Justice Department Charges Suspected Oath Keepers In Plot To Attack The Capitol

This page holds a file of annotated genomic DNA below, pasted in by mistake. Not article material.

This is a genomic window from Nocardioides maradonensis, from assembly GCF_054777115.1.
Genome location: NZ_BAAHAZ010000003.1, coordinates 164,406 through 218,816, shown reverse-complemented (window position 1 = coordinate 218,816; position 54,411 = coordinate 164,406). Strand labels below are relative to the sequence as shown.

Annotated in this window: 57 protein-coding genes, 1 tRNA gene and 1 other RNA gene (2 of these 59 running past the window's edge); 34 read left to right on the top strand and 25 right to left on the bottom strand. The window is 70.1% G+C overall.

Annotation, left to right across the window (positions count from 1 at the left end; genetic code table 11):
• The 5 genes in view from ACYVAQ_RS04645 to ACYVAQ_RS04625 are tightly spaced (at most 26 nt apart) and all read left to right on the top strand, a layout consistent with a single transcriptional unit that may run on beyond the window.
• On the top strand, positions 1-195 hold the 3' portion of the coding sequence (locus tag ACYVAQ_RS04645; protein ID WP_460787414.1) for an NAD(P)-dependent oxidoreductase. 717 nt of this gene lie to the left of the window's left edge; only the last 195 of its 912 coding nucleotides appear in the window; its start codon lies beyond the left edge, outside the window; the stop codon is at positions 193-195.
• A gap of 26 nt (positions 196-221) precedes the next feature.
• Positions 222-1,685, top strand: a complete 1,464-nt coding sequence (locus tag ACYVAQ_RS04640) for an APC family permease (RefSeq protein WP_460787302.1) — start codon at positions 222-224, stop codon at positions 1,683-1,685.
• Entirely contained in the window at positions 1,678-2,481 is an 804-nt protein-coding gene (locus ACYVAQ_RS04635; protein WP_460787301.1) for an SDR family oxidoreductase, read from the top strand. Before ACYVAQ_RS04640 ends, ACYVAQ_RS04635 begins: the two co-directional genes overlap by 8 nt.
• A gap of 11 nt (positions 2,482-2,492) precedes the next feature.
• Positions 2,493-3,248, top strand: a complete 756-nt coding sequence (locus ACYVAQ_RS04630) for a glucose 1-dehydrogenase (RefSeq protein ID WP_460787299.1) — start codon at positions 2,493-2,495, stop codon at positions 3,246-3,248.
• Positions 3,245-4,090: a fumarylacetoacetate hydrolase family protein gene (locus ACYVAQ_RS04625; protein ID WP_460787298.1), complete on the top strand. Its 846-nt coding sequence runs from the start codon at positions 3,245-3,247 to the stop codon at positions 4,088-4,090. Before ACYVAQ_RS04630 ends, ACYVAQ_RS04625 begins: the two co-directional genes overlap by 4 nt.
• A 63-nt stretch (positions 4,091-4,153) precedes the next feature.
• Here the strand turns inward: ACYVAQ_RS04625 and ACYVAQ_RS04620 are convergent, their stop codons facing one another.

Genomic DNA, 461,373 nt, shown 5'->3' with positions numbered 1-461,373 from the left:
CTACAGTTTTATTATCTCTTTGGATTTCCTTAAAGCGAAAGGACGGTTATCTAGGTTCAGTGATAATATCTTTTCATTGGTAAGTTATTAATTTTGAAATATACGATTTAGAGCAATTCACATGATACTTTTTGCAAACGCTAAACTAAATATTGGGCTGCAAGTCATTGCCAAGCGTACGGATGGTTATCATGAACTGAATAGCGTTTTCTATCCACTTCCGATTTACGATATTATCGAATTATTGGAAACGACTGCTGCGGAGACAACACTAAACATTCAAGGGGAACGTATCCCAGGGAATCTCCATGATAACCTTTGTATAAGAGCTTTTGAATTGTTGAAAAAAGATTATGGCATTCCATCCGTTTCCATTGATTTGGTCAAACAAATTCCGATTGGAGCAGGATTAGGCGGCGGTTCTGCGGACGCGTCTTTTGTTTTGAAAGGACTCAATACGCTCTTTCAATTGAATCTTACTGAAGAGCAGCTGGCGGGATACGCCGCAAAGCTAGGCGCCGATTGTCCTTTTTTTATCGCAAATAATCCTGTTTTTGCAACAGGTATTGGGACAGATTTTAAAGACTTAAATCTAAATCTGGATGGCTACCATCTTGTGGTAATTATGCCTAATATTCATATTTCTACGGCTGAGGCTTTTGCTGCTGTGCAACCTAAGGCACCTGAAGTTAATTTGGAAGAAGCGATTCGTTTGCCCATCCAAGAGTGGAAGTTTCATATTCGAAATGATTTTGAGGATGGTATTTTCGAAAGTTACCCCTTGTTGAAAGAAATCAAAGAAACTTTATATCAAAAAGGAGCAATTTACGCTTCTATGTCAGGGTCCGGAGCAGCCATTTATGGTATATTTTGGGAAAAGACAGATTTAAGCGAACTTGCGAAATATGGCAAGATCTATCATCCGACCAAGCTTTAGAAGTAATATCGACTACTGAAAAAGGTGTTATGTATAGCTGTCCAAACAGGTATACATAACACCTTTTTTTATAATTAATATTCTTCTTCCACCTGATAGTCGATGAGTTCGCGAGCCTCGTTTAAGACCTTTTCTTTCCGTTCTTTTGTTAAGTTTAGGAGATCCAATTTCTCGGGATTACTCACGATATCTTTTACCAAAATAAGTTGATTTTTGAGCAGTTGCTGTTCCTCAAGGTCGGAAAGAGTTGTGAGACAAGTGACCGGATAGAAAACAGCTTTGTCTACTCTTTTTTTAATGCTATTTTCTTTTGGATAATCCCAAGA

The Justice Department charged six more people Friday it says are members of a right-wing militia group that plotted in advance of Jan. 6 to attack the U.S. Capitol.The indictment offers the most sweeping evidence so far that members of the far-right extremist group known as the Oath Keepers had spent months allegedly planning to prevent Congress from certifying President Joe Biden's victory in a bid to keep former President Donald Trump in power. The federal charges say 52-year-old Kelly Meggs, the self-described leader of the Florida chapter of the Oath Keepers, and his wife Connie, joined four other alleged militia members to breach the Capitol. According to the indictment, the group ascended a flight of stairs outside the Capitol in military-style formation and then went on to breach the building. Federal prosecutors say Meggs parroted language from a tweet from Trump weeks before the siege. Trump had encouraged his supporters to come to Washington on Jan. 6, saying it would be "wild.""He wants us to make it WILD that's what he's saying," Meggs allegedly wrote in a Facebook post. "He called us all to the Capitol and wants us to make it wild!! Sir Yes Sir!!! Gentleman we are heading to DC." Last month, the Justice Department charged three members of the Oath Keepers with conspiring to undermine President Biden's win. Officials said that Thomas Edward Caldwell, Jessica Marie Watkins, and Donovan Ray Crowl had allegedly set up training for urban warfare and riot control in preparation for the Jan. 6 siege shortly after then-President-elect Joe Biden's election victory and had allegedly briefly discussed bringing weapons into Washington, D.C., by boat. The latest indictment adds six more people to the alleged conspiracy, including a retired Ohio couple, Sandra and Bennie Parker, and another suspected Florida Oath Keeper, Graydon Young, who allegedly arranged to get members of the group trained in firearms and combat. Copyright 2021 NPR. To see more, visit https://www.npr.org.